Basemaps come in a variety of types, styles and scales for you to choose from, from full detail to muted backgrounds. But have you ever taken a closer look and considered EXACTLY what context you want to provide with your basemap? What is it that we really need in a basemap? As well as giving scale and grounding our data in place, they can also provide all sorts of other information – such as landform, roads, landmarks and political boundaries. Depending on the type of data you are working with, some of this will be useful to you, some will not.
Lets look at an example. I’m working with a living Atlas dataset of Live Stream Gauges, therefore I want a basemap showing the river network. Below you can see my stream gauges as dark blue points over the OpenStreetMap basemap. This shows the details of all the rivers, but it’s rather busy as a basemap:
I’m not all that interested where the roads and building are and these distract from my data. Let’s choose something cleaner. The Light Grey Canvas is much better for showcasing my dataset:
However, I would like to be able to see my rivers more prominently, they disappear a little on this basemap, and it’s not the easiest to distinguish them quickly from the roads.
So how can I achieve this? I could bring in an additional dataset showing the UK river networks, however there is no need, all the information on the rivers is already here. I just need to make some subtle changes to the symbology and I can have the perfect basemap. This is where vector basemaps come in – you have the ability to edit them!
What are vector basemaps?
Basemaps have previously been served out as rasters, i.e. images. The big difference is that vector basemaps are a collection of vector features (points, lines and polygons) with attributes. This means that the symbology of those features can be changed. The Esri Living Atlas Content Team has added vector versions of most of our traditional basemaps, as well as new styles – from multi-layered functional maps like Human Geography, to heavily stylised ones like Colored Pencil and Nova. Find all these basemaps in the Living Atlas (below left) or browse for them from ArcGIS Online or ArcGIS Pro (below right):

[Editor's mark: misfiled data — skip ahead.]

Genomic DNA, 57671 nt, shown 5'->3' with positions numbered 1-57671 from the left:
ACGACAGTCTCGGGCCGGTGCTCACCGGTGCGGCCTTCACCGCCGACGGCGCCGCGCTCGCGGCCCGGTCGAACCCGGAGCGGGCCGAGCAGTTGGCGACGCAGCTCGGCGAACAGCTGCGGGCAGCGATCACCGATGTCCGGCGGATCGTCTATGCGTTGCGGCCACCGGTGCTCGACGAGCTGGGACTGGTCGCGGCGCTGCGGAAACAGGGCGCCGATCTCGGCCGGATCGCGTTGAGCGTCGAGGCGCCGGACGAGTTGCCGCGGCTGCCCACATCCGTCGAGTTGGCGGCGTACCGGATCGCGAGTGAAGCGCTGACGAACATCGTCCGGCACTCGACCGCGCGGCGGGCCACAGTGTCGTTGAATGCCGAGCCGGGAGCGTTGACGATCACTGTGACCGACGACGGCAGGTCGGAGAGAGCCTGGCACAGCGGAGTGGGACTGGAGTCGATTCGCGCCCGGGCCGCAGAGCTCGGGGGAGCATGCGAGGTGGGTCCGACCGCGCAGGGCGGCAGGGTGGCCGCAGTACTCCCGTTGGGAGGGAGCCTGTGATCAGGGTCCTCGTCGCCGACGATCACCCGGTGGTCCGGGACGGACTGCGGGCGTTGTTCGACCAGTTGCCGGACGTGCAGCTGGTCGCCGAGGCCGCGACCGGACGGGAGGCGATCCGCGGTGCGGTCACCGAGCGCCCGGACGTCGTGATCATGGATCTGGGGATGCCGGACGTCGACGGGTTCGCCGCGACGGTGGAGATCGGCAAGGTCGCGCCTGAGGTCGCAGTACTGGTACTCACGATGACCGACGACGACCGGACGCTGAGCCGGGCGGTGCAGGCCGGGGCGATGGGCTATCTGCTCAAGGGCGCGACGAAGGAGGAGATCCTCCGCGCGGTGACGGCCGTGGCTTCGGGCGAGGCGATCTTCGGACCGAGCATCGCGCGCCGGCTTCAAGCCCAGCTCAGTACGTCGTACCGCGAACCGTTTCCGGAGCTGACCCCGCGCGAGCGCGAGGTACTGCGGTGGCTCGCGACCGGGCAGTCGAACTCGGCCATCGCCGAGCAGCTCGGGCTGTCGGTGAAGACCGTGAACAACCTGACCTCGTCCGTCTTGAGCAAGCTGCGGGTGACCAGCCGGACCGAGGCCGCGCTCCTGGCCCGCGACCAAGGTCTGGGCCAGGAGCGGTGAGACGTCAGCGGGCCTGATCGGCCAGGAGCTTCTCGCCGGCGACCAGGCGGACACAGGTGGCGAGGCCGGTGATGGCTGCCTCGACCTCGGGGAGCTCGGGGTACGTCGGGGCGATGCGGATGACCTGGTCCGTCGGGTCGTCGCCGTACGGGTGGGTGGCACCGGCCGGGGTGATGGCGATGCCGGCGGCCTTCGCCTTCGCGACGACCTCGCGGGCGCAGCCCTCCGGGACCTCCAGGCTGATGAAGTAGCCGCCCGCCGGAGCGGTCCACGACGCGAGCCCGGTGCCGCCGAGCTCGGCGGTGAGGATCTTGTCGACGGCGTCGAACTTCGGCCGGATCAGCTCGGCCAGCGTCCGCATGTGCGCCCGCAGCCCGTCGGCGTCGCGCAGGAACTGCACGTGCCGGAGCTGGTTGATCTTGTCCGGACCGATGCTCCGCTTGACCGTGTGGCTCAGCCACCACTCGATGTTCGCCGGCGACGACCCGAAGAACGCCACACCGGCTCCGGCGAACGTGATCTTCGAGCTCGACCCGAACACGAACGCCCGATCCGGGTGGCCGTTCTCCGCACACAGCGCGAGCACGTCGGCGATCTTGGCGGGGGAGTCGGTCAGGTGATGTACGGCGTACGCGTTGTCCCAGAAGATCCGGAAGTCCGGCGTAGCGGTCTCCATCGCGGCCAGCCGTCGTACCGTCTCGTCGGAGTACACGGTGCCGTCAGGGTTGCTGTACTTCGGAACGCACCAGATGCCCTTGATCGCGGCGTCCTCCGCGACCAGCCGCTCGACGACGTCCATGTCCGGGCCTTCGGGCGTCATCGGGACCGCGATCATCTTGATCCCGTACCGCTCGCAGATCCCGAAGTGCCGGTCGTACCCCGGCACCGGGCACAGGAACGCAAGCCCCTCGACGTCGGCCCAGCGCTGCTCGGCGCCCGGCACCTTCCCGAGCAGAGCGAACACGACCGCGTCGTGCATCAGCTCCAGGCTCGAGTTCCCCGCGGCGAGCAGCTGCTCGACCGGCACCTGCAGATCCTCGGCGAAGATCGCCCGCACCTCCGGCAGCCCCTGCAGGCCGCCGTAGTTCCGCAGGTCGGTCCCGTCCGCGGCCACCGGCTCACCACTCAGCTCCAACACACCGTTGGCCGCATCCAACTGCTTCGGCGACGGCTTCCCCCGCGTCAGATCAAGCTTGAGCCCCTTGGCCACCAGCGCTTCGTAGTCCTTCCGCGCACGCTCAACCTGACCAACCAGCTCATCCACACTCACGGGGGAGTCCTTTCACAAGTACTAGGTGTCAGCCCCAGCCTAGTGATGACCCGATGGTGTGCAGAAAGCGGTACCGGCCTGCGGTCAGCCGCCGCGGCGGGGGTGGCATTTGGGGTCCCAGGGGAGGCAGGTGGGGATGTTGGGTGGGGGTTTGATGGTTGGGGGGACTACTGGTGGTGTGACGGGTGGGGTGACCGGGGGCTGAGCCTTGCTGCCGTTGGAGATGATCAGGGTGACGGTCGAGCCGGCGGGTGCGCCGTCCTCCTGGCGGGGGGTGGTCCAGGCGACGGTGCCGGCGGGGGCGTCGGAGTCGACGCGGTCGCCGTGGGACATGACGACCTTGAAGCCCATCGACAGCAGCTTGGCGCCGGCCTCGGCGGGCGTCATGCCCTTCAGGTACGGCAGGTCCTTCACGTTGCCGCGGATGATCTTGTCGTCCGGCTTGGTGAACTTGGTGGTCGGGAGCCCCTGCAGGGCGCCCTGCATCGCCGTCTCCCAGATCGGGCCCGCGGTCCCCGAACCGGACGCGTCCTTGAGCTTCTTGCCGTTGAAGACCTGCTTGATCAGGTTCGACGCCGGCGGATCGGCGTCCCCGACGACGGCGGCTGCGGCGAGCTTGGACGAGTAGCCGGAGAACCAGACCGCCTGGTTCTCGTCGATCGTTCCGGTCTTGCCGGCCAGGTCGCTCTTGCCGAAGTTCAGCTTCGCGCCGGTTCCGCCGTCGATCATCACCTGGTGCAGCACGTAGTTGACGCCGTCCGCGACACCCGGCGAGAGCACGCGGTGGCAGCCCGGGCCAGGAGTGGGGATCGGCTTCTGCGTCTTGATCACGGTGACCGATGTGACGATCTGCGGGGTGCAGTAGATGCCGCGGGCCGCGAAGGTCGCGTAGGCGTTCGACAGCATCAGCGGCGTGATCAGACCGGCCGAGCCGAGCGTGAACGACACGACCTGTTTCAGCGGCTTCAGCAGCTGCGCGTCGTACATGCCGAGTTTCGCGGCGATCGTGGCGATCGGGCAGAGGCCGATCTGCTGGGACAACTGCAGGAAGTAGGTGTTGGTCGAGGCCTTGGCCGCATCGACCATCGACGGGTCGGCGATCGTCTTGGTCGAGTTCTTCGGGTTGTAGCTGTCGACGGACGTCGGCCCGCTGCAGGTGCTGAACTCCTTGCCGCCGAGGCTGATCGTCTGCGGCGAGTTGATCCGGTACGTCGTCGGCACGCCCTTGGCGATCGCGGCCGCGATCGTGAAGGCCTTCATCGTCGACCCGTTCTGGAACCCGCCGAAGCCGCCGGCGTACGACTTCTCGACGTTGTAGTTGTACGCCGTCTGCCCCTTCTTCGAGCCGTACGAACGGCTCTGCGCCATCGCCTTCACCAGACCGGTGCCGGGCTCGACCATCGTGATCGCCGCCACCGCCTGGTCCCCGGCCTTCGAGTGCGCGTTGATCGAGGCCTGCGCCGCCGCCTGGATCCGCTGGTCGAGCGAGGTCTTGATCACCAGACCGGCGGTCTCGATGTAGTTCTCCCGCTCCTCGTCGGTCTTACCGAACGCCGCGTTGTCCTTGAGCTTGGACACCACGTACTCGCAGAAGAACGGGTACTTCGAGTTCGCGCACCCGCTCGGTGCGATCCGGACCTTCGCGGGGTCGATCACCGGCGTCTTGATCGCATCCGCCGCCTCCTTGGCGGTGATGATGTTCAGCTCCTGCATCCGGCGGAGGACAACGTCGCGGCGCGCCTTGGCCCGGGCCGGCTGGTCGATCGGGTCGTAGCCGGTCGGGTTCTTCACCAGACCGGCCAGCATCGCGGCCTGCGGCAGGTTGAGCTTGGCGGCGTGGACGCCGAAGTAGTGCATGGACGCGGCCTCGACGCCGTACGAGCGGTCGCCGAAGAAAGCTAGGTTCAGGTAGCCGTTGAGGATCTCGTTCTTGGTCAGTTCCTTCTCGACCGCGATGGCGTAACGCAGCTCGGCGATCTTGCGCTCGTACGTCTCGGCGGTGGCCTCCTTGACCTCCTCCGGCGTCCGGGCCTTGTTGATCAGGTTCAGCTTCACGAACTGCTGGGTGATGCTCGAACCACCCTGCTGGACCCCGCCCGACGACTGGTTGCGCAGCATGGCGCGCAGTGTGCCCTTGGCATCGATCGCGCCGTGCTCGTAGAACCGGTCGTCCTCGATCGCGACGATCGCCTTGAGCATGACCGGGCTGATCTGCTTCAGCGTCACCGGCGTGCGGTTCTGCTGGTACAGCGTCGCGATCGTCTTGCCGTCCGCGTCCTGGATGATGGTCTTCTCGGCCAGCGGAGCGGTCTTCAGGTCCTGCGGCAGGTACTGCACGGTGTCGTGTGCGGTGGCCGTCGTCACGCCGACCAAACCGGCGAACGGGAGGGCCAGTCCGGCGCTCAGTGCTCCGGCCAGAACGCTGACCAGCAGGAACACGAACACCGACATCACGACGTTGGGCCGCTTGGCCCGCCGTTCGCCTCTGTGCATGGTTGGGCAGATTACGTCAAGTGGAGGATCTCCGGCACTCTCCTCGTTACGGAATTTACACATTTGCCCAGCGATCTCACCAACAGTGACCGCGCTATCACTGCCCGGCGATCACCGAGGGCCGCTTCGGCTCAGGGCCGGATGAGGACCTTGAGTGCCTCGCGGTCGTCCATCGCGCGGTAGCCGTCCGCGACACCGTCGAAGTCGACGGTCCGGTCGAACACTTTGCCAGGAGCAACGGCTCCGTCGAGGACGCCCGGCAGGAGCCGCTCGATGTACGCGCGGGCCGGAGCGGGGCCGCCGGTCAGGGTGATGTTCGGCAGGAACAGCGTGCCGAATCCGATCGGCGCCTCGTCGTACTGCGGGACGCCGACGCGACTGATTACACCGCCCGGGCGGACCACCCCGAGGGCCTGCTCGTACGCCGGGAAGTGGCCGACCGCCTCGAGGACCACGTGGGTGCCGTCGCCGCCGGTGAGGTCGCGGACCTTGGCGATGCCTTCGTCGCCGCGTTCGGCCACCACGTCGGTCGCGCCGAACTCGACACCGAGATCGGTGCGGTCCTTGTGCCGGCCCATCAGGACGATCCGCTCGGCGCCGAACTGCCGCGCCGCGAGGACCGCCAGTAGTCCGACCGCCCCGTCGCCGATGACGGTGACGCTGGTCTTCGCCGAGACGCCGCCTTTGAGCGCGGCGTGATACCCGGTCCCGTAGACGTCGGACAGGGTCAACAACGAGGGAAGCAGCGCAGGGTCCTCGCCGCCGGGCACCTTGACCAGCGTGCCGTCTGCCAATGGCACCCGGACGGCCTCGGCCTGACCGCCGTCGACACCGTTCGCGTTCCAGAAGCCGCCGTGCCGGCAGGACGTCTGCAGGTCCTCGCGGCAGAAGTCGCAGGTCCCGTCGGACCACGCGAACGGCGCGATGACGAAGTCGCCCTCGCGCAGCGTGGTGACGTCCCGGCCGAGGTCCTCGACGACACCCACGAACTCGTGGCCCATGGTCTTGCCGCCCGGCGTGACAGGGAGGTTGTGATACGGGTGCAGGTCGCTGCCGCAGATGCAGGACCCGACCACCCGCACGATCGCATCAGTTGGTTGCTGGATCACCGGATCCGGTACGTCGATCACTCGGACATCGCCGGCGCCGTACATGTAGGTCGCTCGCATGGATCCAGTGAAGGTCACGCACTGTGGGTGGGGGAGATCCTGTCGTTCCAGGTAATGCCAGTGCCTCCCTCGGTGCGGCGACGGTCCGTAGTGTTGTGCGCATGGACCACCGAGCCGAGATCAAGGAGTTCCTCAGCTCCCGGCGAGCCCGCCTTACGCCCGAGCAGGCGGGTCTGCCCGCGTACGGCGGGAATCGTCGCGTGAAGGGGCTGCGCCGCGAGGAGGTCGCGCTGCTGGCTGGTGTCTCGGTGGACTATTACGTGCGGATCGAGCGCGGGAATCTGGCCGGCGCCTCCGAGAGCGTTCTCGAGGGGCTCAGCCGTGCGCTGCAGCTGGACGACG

These basemaps originate as a Vector Tile Package and are published with a default style.. As with traditional basemaps, the information is broken up into easily-rendered pieces, but the vector data is retained and it is rendered client-side. The basemaps are generally more recent, more efficient, high resolution when necessary, and, most importantly for this exercise, editable!
Editing vector basemaps
So how does editing vector basemaps work in practice? Fortunately for us, Esri have made this super easy to do using the ArcGIS Vector Tile Style Editor. The app leads you through most of the simpler changes you can make to the map style. For most tasks this will make life much easier for you. If you are keen to get really stuck in, check out how to perform more detailed editing using the JSON Code Editor in conjunction with the Esri Vector Basemap Reference Document.
Lets go back to the stream gauges. I’m looking for a simple canvas basemap, but would like to highlight the river network. I’ve started by choosing the basemap that is closet in content to my requirement – the Light Grey Canvas vector tile basemap – you can work with any of Esri’s vector basemaps or your own custom vector styles. To pull out my river network from the canvas basemap I can simply select the Rivers layer in the vector basemap and change the colour. I can even use custom hex codes if I’m working to a theme.
I decided here to change the colour of my rivers to a light blue. I now have a custom basemap ready to go (below), designed specifically for my needs. I can very clearly see my river networks and the locations of the stream gauges – easy!
This tool makes our basemaps really valuable as it allows us to be selective and pull out the layers that matter, as well as subduing what is of less interest. We end up with more intuitive and informative outputs, that enable better visualisation and faster decision making.
From urban areas to roads, as well as rail, parking, transportation, education, canals, lakes oceans, political boundaries and even zoos, there is a lot of useful information in basemaps for you to use – go and explore it. This map uses a Living Atlas dataset of UK supermarkets from Geolytix. I’ve edited the Dark Gray Canvas basemap to pull out all of the buildings in blue:
Here is the same map but made with the Light Gray Canvas.
For more information on the editing capabilities of vector basemaps please see the blog Customizing Esri Vector Basemaps, For a full list of vector basemap features, label subtypes, min/max zoom levels, disputed boundary codes and fonts for use with the Esri vector basemaps, please see the PDF Esri Vector Basemap Reference Document (v2) which contains all the information related to the current service URL.
Make your basemaps work for you – go on, give it a try!